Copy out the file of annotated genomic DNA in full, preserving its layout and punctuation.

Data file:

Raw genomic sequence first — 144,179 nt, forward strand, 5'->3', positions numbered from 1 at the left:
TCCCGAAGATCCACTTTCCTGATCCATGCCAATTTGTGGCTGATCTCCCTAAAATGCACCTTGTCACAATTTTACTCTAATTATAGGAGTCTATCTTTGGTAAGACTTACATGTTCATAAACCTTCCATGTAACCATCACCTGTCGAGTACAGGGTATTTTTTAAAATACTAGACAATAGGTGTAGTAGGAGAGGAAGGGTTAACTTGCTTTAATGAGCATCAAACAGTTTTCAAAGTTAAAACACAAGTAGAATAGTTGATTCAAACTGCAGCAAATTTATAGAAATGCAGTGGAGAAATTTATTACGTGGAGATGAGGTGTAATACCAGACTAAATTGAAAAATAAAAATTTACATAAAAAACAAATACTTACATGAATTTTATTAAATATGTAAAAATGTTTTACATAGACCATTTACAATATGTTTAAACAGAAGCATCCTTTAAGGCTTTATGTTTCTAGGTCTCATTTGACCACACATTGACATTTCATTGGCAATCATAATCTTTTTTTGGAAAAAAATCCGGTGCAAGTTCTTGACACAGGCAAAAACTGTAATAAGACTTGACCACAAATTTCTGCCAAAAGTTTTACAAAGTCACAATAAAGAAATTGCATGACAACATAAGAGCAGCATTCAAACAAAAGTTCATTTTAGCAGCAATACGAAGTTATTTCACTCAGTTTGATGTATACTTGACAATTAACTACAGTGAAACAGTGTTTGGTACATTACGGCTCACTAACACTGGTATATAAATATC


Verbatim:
Raw genomic sequence first — 144,179 nt, forward strand, 5'->3', positions numbered from 1 at the left:
TCCCGAAGATCCACTTTCCTGATCCATGCCAATTTGTGGCTGATCTCCCTAAAATGCACCTTGTCACAATTTTACTCTAATTATAGGAGTCTATCTTTGGTAAGACTTACATGTTCATAAACCTTCCATGTAACCATCACCTGTCGAGTACAGGGTATTTTTTAAAATACTAGACAATAGGTGTAGTAGGAGAGGAAGGGTTAACTTGCTTTAATGAGCATCAAACAGTTTTCAAAGTTAAAACACAAGTAGAATAGTTGATTCAAACTGCAGCAAATTTATAGAAATGCAGTGGAGAAATTTATTACGTGGAGATGAGGTGTAATACCAGACTAAATTGAAAAATAAAAATTTACATAAAAAACAAATACTTACATGAATTTTATTAAATATGTAAAAATGTTTTACATAGACCATTTACAATATGTTTAAACAGAAGCATCCTTTAAGGCTTTATGTTTCTAGGTCTCATTTGACCACACATTGACATTTCATTGGCAATCATAATCTTTTTTTGGAAAAAAATCCGGTGCAAGTTCTTGACACAGGCAAAAACTGTAATAAGACTTGACCACAAATTTCTGCCAAAAGTTTTACAAAGTCACAATAAAGAAATTGCATGACAACATAAGAGCAGCATTCAAACAAAAGTTCATTTTAGCAGCAATACGAAGTTATTTCACTCAGTTTGATGTATACTTGACAATTAACTACAGTGAAACAGTGTTTGGTACATTACGGCTCACTAACACTGGTATATAAATATC